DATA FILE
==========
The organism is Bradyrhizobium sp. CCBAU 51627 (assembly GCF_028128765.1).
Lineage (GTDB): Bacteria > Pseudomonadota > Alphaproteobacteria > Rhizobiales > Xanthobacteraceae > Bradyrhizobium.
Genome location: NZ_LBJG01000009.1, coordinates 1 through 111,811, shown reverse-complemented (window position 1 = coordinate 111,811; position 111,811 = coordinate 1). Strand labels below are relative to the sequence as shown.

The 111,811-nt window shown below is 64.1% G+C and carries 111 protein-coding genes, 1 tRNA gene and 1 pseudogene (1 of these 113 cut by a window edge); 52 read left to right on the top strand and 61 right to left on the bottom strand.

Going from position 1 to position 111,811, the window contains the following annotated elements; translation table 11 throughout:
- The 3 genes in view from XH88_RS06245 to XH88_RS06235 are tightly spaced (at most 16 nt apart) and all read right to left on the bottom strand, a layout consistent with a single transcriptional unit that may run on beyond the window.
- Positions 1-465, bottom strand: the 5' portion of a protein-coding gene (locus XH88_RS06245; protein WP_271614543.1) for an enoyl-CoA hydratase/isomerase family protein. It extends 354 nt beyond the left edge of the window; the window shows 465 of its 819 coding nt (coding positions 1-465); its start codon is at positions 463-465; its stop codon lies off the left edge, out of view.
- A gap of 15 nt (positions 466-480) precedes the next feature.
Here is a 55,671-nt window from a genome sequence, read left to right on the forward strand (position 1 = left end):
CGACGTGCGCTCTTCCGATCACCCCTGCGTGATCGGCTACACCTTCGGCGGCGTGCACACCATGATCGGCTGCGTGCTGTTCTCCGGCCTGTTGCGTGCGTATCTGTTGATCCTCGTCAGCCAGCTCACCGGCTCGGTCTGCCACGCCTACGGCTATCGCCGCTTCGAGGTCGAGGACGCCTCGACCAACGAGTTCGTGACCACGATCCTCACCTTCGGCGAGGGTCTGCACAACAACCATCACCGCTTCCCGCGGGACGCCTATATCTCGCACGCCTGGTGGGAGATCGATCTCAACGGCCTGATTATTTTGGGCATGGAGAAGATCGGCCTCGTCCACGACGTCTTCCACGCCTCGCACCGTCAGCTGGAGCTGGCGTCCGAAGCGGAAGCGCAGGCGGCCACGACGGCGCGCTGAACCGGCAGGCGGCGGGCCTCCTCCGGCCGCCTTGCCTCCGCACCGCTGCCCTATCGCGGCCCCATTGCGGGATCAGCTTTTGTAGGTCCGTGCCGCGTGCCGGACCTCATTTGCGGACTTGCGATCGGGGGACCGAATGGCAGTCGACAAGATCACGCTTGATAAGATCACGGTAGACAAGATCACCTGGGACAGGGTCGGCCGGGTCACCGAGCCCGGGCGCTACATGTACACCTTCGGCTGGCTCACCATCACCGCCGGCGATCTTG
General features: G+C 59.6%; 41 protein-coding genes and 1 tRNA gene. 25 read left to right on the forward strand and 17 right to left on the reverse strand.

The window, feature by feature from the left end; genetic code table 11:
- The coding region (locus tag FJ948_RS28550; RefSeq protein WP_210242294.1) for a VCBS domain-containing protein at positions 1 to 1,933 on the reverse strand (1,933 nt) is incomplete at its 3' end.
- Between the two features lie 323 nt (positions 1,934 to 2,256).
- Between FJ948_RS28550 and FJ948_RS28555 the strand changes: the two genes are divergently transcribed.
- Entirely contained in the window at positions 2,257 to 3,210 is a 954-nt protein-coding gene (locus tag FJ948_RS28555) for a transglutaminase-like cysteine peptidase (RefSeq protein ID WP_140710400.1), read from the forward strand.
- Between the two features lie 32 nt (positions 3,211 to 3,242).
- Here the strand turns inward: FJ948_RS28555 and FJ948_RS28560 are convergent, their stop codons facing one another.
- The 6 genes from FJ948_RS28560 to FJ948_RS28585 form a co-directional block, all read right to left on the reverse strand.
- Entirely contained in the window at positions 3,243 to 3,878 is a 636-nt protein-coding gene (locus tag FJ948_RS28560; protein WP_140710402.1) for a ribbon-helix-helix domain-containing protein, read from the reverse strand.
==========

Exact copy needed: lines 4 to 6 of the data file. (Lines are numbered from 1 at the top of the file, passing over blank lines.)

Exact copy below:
The 111,811-nt window shown below is 64.1% G+C and carries 111 protein-coding genes, 1 tRNA gene and 1 pseudogene (1 of these 113 cut by a window edge); 52 read left to right on the top strand and 61 right to left on the bottom strand.

Going from position 1 to position 111,811, the window contains the following annotated elements; translation table 11 throughout:
- The 3 genes in view from XH88_RS06245 to XH88_RS06235 are tightly spaced (at most 16 nt apart) and all read right to left on the bottom strand, a layout consistent with a single transcriptional unit that may run on beyond the window.